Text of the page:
Several methods for applying therapeutic heat are available. Some provide superficial heat, while others provide heat to deeper tissue structures. Safe use of heat requires that certain precautions be taken in patient selection and choice of modality.


Factors to consider in the selection of heat modality:

(1) stage of injury, with cold often preferred during early acute inflammation

(2) area to be treated

(3) medical condition of the patient

(4) condition of the target area

(5) patient preference


General contraindications to the use of therapeutic heat:

(1) person unable to safely report pain sensation

(2) use over an anesthetic region

(3) person with bleeding disorder

(4) use over an area with decreased circulation with inadequate oxygen delivery to meet the metabolic needs of the tissue

(5) acute inflammation or trauma

(6) heat sensitivity


Contraindications and precautions in the use of shortwave or microwave diathermy:

(1) use over metal implants or jewelry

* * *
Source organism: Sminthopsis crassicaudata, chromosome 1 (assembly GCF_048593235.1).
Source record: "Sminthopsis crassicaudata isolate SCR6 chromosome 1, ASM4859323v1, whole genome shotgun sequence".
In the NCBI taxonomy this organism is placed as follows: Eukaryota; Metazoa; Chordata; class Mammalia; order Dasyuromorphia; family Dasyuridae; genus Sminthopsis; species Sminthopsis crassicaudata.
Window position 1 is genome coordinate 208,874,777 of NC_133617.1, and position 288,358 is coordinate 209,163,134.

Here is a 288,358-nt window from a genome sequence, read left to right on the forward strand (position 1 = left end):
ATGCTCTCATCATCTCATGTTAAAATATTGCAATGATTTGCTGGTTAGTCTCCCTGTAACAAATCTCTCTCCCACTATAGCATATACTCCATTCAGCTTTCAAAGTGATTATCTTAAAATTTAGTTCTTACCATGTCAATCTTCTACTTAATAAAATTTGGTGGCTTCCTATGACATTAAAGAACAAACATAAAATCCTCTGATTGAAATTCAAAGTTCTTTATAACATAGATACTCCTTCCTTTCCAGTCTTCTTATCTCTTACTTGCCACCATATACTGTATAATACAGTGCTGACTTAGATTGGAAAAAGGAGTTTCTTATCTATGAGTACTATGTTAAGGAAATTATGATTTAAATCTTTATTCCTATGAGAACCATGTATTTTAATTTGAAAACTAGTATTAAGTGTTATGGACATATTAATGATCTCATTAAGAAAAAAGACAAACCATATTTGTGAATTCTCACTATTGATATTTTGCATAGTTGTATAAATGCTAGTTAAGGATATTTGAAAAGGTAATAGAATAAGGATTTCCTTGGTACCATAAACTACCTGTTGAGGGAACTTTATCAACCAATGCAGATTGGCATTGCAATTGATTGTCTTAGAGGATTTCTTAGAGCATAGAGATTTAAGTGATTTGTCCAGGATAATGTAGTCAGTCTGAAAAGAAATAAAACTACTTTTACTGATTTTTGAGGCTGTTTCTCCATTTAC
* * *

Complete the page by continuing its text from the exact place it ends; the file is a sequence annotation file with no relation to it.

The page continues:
(2) use over intrauterine device (IUD) in women

(3) use over pelvis during pregnancy or menstruation

(4) use near cardiac pacemaker due to potential for electrical interference

(5) use over the eyes

(6) use over open wounds or moist dressings (risk of selective heating)

(7) use over areas of increased perspiration (risk of selective heating)

(8) use over epiphyseal growth plate in children

(9) use over the gonads

(10) use over an area of infection (risk of spread)

(11) use over subcutaneous fat deposits in obese persons (selective heating of the subcutaneous fat)


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